When we last left our heroes, they were escaping the rain at the Gopromotorplex racing car complex in North Carolina. Our goal was to get to Atlanta by the night, because the Doc had a marathon to run in the morning (I do not know when this man sleeps). We had 2 other indoor karting places scheduled for the day. The first one was Victory Lane Karting in Charlotte N.C.
This place is definitely family friendly and is designed for birthday parties and whatnot. The Doc and I got there and signed in, and since it was a Saturday and raining like crazy, the place was mobbed. We got there at 3 and were told we wouldn’t really start racing until about 4. That ended up being 5. But they had pizza! Sort of.
I should also mention that I was suffering from some kind of weird bacterial infection in my left eye, which made the vision a little cloudy, but more alarming (and also more beautifully!) put little rainbow halos around bright lights. The brighter the light, the more crisp and beautiful the rainbow. LED lights were the best/worst. This had been going on for some days, and the Doctor gave me some drops, but they hadn’t really kicked in yet. Suffice it to say, it had gone from beautiful and interesting, to kind of alarming.
So it was at its most aggressive that Saturday afternoon and night. And the pizza/waiting room was filled with very strong LED lights. We ordered our pizza and some other food, and waited for our turn.
First a little bit about the track. It’s really 2 smaller tracks that they combine to make one bigger track on special nights. This was not one of those special nights. We had the Orange Track:
And the Blue Track:
Which, as I said, combined (through some deft sleight-of-plastic-wall-rearrangement) to make, the SUPER TRACK:
We bought 4 races. 2 for the Orange, 2 for the blue. We waited, seemingly forever, and our “pizza” finally arrived. All I’ll say is that this wasn’t pizza. We’ll call it un-pizza. putative-pizza. I think it was literally made with slices of Kraft cheese. That’s all I’ll say.
Eventually our turns were up, and we went on the blue course.
I’m not sure what it is about these family friendly places, but they take forever to get people loaded into the karts. I know there must be certain safety issues involved, but it always seems like it just takes way longer than it has to. I realize that I’m armchair quarterbacking what is probably, at the end of the day, a really thankless job, but the Doc and I were tired. But we were also ready to rumble.
There was a wide range of people racing with us. You could see via the monitors who had been there before and who was a “first time racer.” And of course everyone has nicknames. You had pretentious ones: an older guy named “the Terminator,” that the Doc and I both terminated on like lap 3. You had little kid ones “Sneezy,” “Dopey,” “Happy,” etc. (I’m not even kidding), and then you had ones that defied a simple explanation. My favorite was “CamDaddy.”
The biggest challenge with indoor tracks is that the course is usually so short that you can’t really get a lot of speed going. But they’re good to hone basic skills, like “brake into the turn” and “accelerate out of the turn.” That may seem idiotically simplistic, but you’d be surprised how easy it is to forget that.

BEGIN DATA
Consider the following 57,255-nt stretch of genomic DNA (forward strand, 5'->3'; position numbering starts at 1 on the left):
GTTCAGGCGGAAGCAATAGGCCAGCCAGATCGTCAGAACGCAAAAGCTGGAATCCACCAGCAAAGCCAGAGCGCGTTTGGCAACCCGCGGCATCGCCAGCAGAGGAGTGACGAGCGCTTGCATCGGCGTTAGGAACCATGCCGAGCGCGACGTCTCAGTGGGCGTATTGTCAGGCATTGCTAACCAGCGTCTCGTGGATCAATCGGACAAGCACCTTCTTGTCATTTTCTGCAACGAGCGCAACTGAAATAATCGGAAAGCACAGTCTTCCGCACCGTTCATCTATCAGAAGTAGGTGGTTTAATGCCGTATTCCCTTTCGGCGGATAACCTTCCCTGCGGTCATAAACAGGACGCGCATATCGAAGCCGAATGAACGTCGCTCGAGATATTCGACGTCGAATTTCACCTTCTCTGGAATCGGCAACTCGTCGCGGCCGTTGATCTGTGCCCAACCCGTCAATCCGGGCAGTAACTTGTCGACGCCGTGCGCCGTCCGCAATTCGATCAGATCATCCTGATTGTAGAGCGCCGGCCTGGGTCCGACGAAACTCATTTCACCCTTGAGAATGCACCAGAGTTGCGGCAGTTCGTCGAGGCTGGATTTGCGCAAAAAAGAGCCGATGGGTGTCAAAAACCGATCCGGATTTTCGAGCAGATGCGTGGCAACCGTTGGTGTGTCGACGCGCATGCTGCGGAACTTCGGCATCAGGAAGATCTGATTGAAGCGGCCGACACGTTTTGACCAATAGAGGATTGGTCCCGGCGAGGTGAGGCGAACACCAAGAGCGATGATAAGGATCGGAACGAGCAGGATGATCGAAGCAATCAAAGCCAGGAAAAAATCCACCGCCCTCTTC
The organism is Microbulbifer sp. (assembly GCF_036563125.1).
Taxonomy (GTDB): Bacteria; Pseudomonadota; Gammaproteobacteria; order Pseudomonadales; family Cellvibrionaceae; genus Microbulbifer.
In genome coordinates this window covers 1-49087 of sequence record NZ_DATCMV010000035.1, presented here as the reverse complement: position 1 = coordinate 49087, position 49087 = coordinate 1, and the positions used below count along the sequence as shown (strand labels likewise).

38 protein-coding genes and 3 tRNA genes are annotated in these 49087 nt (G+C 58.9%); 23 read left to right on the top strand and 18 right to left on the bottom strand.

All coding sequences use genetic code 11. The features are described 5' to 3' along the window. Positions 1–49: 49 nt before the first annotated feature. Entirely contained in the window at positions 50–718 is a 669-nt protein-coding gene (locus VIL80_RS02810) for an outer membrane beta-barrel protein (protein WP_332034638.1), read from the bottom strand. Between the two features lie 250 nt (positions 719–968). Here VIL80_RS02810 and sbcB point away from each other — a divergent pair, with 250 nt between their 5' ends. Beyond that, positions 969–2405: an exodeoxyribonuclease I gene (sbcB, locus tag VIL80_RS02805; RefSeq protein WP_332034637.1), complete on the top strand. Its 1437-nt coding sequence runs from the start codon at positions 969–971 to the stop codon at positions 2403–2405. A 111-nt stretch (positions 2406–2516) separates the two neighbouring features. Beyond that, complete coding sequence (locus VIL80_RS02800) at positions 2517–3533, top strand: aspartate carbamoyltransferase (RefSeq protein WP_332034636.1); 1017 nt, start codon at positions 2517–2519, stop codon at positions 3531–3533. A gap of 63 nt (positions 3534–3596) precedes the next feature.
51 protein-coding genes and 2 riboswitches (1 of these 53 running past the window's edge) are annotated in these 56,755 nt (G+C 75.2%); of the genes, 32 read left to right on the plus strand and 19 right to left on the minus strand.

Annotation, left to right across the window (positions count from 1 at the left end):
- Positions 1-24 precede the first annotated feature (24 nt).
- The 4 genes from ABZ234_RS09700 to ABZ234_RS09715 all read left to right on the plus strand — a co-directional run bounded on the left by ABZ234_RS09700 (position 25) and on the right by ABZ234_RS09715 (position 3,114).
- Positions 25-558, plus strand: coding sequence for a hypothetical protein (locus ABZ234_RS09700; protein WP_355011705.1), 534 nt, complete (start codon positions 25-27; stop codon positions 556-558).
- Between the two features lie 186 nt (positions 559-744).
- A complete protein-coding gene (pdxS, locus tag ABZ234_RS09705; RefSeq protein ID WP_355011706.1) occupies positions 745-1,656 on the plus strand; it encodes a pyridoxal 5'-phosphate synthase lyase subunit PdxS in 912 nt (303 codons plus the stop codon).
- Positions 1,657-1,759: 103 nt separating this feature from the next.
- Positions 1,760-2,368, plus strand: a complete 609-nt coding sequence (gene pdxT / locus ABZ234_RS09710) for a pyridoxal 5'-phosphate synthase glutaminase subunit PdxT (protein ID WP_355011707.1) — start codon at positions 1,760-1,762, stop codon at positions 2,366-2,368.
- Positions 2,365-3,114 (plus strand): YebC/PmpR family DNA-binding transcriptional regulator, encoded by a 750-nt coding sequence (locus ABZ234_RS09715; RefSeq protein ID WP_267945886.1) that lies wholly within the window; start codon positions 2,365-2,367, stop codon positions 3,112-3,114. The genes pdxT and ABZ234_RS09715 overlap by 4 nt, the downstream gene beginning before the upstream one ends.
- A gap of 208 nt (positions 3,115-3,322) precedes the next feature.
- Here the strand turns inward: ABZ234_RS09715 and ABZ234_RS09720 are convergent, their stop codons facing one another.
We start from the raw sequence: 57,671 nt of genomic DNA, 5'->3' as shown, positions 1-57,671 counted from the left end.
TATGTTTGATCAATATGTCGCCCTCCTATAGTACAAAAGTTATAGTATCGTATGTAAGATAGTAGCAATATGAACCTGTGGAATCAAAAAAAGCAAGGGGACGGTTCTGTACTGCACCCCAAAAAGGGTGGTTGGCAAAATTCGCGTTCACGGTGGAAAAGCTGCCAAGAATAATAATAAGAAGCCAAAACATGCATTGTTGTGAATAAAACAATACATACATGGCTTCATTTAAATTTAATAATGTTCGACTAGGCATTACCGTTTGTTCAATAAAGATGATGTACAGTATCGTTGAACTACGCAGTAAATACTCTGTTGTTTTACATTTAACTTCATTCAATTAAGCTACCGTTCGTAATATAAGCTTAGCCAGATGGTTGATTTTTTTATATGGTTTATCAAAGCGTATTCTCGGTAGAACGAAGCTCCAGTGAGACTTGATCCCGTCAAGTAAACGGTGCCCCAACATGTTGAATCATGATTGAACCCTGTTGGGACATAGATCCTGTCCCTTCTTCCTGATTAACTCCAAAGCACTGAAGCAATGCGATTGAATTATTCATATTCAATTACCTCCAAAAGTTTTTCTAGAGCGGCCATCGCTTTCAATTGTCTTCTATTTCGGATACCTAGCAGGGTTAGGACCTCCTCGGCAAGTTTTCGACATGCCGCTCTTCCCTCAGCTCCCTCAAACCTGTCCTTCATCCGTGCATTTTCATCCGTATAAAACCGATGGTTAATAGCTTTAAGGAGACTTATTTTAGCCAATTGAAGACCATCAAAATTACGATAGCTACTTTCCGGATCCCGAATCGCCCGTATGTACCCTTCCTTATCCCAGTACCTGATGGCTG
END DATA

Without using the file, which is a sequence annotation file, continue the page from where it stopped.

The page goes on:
The first race was a particular turkey shoot with the Doc and I coming in I think 2nd and 1st place, respectively. In these kinds of places you can tell in about one lap who knows what they’re doing. And since the course is very narrow, all you have to do to pass someone is ride their tail and wait for them to make a mistake, which they absolutely will, eventually. The onus is on them to drive a perfectt line. All you have to do is keep the pressure on. This almost always happens after the longest straightaway, where the kart you’re following knows that you’re breathing down their neck, and they come in way too hot, and then skid out on the turn.
The second race was pretty much just like the first race, and then we waited around for the Orange track.
I never really got my brain around the Orange Track. We were racing with some more seasoned people, and did respectably, but didn’t clean up like we had the first time. It was also getting late, and it felt like we were just waiting around so much, so we decided to leave and go to the last track for the night.
All I will say about the final track of the night is that it was not a good track. It had all the makings of a great track: out of the way, seedy location; no sign on the door; a genuine “Fight Club” like atmosphere; lots of locals who it seemed like lived for this. But the elements just didn’t add up to a pleasant experience. Not to mention that my eye was really going whackadoo at this point, so for the long drive to Atlanta, I had the Doc do most of the driving, while I took a nap. On long car trips, I become a real control freak with the driving, so just the fact that I needed to ask him to drive was a real indicator of how bad my eye was getting.
We got into Atlanta at like 1 or 2 in the morning and stayed at a pretty snazzy Sheraton hotel. All I remember is that we stumbled into bed, shut the lights, and then seemingly 1 hour later, he woke up and ran a freaking marathon (or a 10K).
A MARATHON! (Or a 10K, I can’t remember. But still!).